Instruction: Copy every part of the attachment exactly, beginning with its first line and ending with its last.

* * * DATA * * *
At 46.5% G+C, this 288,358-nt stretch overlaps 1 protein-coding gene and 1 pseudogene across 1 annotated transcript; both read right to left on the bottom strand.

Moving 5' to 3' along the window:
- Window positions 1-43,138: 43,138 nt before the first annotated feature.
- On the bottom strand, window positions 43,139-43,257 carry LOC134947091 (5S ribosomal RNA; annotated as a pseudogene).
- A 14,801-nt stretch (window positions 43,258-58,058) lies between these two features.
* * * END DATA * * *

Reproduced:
At 46.5% G+C, this 288,358-nt stretch overlaps 1 protein-coding gene and 1 pseudogene across 1 annotated transcript; both read right to left on the bottom strand.

Moving 5' to 3' along the window:
- Window positions 1-43,138: 43,138 nt before the first annotated feature.
- On the bottom strand, window positions 43,139-43,257 carry LOC134947091 (5S ribosomal RNA; annotated as a pseudogene).
- A 14,801-nt stretch (window positions 43,258-58,058) lies between these two features.